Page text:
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Thailand's red-yellow political power struggle

Thailand's red-yellow political power struggle
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In the red corner of Thailand’s colour-coded political boxing match, former premier Thaksin Shinawatra’s supporters say they are fighting for democracy.

Ousted by the military, Thaksin keeps in touch by video-link from self-imposed exile. Convicted of abuse of power, he faces two years in jail should he return.

But his loyal ‘red shirts’ claim the real abuse of power comes from those now running the country, denounced by the opposition as an unelected, urban elite.

“The Red Shirt group has grown enormously because the aristocratic regime has destroyed justice in society,” said Thai opposition leader
Weng Tojirakan.

It is in the countryside that Thaksin built his popularity. He swept to power in 2001, promising
measures to benefit the poor, and most still see him as a hero. Micro-credit and affordable healthcare schemes were two popular policies.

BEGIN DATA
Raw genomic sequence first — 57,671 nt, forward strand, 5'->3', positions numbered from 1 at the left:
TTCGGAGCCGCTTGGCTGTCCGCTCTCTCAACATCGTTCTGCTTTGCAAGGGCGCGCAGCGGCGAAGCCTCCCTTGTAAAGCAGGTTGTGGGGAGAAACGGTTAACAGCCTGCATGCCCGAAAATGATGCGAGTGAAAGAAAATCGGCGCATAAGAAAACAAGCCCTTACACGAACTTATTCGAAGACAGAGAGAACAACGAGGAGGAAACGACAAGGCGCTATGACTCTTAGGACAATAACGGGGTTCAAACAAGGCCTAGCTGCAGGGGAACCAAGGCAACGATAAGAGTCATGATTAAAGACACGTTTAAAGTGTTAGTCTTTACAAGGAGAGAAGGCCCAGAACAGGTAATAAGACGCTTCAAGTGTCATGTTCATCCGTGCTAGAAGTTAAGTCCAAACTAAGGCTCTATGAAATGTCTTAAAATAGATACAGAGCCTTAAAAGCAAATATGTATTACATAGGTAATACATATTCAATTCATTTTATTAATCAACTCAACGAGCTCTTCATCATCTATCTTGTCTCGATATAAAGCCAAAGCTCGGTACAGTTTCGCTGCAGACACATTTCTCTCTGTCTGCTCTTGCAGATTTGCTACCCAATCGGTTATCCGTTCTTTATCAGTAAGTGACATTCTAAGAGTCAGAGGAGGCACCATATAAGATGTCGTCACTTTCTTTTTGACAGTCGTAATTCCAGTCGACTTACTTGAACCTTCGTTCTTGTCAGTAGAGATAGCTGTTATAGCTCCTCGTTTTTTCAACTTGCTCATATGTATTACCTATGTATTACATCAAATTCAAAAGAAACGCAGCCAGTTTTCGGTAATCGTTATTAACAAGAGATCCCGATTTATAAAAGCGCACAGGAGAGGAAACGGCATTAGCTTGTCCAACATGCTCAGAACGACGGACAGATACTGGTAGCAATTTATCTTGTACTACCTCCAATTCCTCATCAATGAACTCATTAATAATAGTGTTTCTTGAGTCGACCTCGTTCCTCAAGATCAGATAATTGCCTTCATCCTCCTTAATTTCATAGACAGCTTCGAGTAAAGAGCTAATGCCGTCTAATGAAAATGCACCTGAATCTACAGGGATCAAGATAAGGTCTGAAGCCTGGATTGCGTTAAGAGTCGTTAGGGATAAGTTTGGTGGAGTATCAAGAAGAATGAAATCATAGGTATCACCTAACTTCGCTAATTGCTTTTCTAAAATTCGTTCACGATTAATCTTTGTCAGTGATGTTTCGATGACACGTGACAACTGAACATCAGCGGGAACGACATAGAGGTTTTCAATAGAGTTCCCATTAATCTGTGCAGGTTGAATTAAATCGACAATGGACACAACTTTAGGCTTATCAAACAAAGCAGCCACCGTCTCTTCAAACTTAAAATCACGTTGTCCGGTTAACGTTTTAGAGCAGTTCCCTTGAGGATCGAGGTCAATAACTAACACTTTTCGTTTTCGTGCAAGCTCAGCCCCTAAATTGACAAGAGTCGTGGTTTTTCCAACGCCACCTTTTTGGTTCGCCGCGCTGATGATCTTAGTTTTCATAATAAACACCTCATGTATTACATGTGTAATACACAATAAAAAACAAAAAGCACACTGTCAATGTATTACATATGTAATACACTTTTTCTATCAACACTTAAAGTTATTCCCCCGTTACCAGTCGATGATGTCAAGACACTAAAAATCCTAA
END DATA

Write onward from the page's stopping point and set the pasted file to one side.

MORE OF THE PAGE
But five years later, claims of corruption against Thaksin were mounting and the military moved in, ousting him from office. Critics accused the billionaire leader of authoritarianism, crony capitalism and of undermining the monarchy.

Abroad at the time, Thaksin’s downfall was triggered by a scandal linked to his family’s sale of its shares in a Thai telecoms giant. Yet a year later, Thaksin’s allies were voted back into power in the first post-coup elections.

His royalist opponents, in the ‘yellow shirt’ movement, were furious. In late 2008, they occupied Bangkok’s main airports for a week, throwing thousands of tourists’ travel plans into chaos. And, soon afterwards, a court ousted the government, judging the Thaksin-allied ruling party guilty of electoral fraud.

With military backing, the premiership was assumed by current leader Abhisit Vejjajiva.
Unelected, his appointment enraged Thaksin’s ‘red shirts’ whose protests last year forced the cancellation of an international summit. Latest events indicate Thailand’s prolonged power struggle is far from over.